CHENG YU TUNG EAST ASIAN LIBRARY
Discrimination and Persecution in WWII Canada
Political and Communal Attitudes towards Japanese-Canadians
Times of conflict generate complex and unexpected conditions for specific immigrant communities. Juxtaposing a 1942 newspaper article and photograph from Canadian newspapers, I discovered that discrimination towards Japanese, Italians, and Germans living in Canada during World War II was not a binary ‘top-down’ phenomenon. For Canada, the war began on September 10, 1939. The government expected all Canadians to make sacrifices for the war effort. However, in January 1941, Prime Minister Mackenzie King exempted anyone with Japanese ancestry from joining the service. Due to the increase of Japanese aggression in Southeast Asia and the attack on Pearl Harbour, Canada declared war on Japan and invoked the War Measures Act. The Act applied to nationals and descendants from Canada’s wartime ‘enemies,’ which included Japanese, Italian, and German Canadians, regardless of place of birth or citizenship.
“Japanese, Germans, Italians Affected by R.C.M.P. Order”
Canadian newspaper article describing the evacuation order for Japanese people living in “protected areas” in British Columbia and Alberta.
Source: Japanese, Germans, Italians affected by R.C.M.P. order. (1942, February 14). F.G. Shears Collection (Series 5, Box 13), Cheng Yu Tung East Asian Library, University of Toronto (housed at the Thomas Fisher Rare Book Library, University of Toronto).
Enemy aliens, writes the author of the February 1942 newspaper article, must leave the protected area west of the Cascade Mountains by April 1. The article also describes the mandatory disposal of Japanese-Canadians’ ‘dangerous’ objects, such as cameras or short-wave receivers – supposed ‘spying’ material. The article’s tone, consistent with the War Measures Act, describes Japanese-Canadians, as well as Germans and Italians as non-human, nonetheless Canadian. The article is unclear about the destination of the evacuees, but the internment of Japanese people by the British Columbia Security Commission began the following month. Over 90 percent of Japanese-Canadians – the majority Canadian citizens by birth – were thus uprooted during the war.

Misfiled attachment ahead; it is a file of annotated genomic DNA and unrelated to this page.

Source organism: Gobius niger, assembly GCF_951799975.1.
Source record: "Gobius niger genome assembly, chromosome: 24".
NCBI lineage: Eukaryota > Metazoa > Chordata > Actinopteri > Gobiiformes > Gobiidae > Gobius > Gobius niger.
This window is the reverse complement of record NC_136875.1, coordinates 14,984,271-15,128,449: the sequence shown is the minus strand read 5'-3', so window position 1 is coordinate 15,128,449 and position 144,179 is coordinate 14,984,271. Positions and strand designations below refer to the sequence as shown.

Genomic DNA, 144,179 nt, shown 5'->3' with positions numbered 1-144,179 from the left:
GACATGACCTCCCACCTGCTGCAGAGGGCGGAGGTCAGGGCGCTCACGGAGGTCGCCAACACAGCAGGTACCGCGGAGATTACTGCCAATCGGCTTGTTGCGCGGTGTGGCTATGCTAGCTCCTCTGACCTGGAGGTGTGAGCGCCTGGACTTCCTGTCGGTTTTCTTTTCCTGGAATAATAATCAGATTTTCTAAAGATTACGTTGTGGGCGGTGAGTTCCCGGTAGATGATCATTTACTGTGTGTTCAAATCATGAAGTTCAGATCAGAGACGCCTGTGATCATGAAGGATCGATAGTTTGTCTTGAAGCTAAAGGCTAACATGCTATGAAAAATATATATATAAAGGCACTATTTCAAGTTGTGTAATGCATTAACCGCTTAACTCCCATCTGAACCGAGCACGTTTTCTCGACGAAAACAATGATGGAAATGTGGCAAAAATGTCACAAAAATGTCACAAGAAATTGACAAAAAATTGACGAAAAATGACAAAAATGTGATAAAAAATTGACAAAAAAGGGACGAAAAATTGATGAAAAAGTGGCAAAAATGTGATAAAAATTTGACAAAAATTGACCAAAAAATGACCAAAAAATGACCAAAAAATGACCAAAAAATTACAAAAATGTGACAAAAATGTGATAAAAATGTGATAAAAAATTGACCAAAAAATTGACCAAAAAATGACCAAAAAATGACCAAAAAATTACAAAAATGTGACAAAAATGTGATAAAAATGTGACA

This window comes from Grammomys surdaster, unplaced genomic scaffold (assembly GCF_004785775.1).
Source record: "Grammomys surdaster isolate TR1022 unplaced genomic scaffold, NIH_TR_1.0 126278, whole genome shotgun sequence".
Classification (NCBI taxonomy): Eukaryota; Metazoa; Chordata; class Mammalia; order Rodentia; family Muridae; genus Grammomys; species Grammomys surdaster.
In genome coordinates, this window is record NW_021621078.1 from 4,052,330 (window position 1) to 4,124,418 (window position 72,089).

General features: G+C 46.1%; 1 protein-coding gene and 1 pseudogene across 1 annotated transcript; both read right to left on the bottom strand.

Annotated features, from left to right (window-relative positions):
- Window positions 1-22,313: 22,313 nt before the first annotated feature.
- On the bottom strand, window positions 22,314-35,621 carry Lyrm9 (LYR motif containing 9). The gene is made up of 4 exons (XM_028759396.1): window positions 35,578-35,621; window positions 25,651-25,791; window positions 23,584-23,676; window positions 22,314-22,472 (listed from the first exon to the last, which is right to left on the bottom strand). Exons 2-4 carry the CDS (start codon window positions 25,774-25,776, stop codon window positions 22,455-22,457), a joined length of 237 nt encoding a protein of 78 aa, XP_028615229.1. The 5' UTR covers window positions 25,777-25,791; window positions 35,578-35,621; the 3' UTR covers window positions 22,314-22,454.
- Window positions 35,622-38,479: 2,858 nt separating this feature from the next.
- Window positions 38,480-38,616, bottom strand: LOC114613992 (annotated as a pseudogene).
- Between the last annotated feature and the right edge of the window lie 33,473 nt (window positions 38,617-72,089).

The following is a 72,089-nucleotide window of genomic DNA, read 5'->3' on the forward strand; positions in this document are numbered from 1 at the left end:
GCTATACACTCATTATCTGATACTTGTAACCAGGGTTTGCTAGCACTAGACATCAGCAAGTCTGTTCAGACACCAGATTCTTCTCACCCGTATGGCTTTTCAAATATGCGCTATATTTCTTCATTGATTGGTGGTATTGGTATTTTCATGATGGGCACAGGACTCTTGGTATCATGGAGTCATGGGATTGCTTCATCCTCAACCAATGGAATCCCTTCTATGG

In response, Japanese-Canadians across Canada created organizations protesting the conditions in internment and labour camps, the separation of families between camps, and the removal policy in general. Due to their acts of resistance, in July 1942 married men were able to rejoin their families, while young, single men remained in labour camps, leaving 500 workers for road labour.
Note the signs on the shop windows: “Under New Ownership, White Canadians” (above) and “Me No Jap, Me Honest Jim” (below).
Source: Trend of the times in Vancouver. (1942, February 26). F.G. Shears Collection (Series 5, Box 13), Cheng Yu Tung East Asian Library, University of Toronto (housed at the Thomas Fisher Rare Book Library, University of Toronto).
The government-sanctioned policies, which were considered a war-related measure to secure the safety of Canada, legitimized – and perhaps facilitated – racist acts from local communities. This photograph demonstrates how public individuals who claim to represent the ideal “White Canadian” perpetuated the Act and context of war through every day forms of discrimination. Jim Lemen, for example, found it necessary to prove his Canadian loyalty and identity by declaring himself “Honest Jim” on his shop window. Frustrated with being mistaken for Japanese, Lemen reminded shoppers he is not a “Jap,” a derogatory term used for Japanese peoples during WWII.
Not all non-Japanese Canadians were silent or complicit. In 1943, the Co-Operative Committee on Japanese Canadians was established in Toronto. In collaboration with local and national organizations, the committee began a campaign to educate all Canadians about the treatment towards Japanese-Canadians. In the aftermath of WWII, the committee continued to lobby on behalf of Japanese-Canadians.
While these objects indicate the victimization of Japanese and other immigrant communities, it can also tell us a more nuanced story that challenges a conventional homogeneous perception of victims as idle, Canadians as silent, and governments as exclusive instigators.
Julia is a Master of Museum Studies student at the University of Toronto. She previously graduated from the University of Toronto with an Honours BA in English and History and went on to receive a Masters in History from McMaster University. Being the daughter and granddaughter of Italian and German immigrants has sparked her passion for history. Julia is excited to explore how she can incorporate her historical interests in a museum setting for different generations.
 Hickman & Fukawa, 2011.
Japanese, Germans, Italians affected by R.C.M.P. order. (1942, February 14). F.G. Shears Collection (Series 5, Box 13), Cheng Yu Tung East Asian Library, University of Toronto (housed at the Thomas Fisher Rare Book Library, University of Toronto).
 Robinson, 2009.
 Robinson, 2009.
 Robinson, 2009.